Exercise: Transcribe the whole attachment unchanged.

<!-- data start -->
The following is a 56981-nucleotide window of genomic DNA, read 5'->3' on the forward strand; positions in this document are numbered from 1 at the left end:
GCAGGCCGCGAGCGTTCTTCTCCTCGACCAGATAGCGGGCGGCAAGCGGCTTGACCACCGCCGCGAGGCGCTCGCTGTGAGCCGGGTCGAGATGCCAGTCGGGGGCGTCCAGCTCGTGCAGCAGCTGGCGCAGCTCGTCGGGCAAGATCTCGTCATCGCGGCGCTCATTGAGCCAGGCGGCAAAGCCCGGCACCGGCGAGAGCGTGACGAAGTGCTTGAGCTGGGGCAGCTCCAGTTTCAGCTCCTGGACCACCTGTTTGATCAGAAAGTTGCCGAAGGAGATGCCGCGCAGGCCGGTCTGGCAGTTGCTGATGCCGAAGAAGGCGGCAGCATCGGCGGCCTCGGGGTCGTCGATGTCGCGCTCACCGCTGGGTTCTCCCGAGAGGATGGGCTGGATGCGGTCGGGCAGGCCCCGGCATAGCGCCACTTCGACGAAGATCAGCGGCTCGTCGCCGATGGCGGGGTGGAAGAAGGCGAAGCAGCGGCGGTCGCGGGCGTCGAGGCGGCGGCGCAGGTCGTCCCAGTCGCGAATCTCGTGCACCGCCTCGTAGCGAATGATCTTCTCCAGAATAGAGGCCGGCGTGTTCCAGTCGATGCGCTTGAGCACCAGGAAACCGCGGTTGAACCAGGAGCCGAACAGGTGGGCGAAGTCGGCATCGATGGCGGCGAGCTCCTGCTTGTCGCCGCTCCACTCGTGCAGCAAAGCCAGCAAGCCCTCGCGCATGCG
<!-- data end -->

The following is a 56981-nucleotide window of genomic DNA, read 5'->3' on the forward strand; positions in this document are numbered from 1 at the left end:
GCAGGCCGCGAGCGTTCTTCTCCTCGACCAGATAGCGGGCGGCAAGCGGCTTGACCACCGCCGCGAGGCGCTCGCTGTGAGCCGGGTCGAGATGCCAGTCGGGGGCGTCCAGCTCGTGCAGCAGCTGGCGCAGCTCGTCGGGCAAGATCTCGTCATCGCGGCGCTCATTGAGCCAGGCGGCAAAGCCCGGCACCGGCGAGAGCGTGACGAAGTGCTTGAGCTGGGGCAGCTCCAGTTTCAGCTCCTGGACCACCTGTTTGATCAGAAAGTTGCCGAAGGAGATGCCGCGCAGGCCGGTCTGGCAGTTGCTGATGCCGAAGAAGGCGGCAGCATCGGCGGCCTCGGGGTCGTCGATGTCGCGCTCACCGCTGGGTTCTCCCGAGAGGATGGGCTGGATGCGGTCGGGCAGGCCCCGGCATAGCGCCACTTCGACGAAGATCAGCGGCTCGTCGCCGATGGCGGGGTGGAAGAAGGCGAAGCAGCGGCGGTCGCGGGCGTCGAGGCGGCGGCGCAGGTCGTCCCAGTCGCGAATCTCGTGCACCGCCTCGTAGCGAATGATCTTCTCCAGAATAGAGGCCGGCGTGTTCCAGTCGATGCGCTTGAGCACCAGGAAACCGCGGTTGAACCAGGAGCCGAACAGGTGGGCGAAGTCGGCATCGATGGCGGCGAGCTCCTGCTTGTCGCCGCTCCACTCGTGCAGCAAAGCCAGCAAGCCCTCGCGCATGCG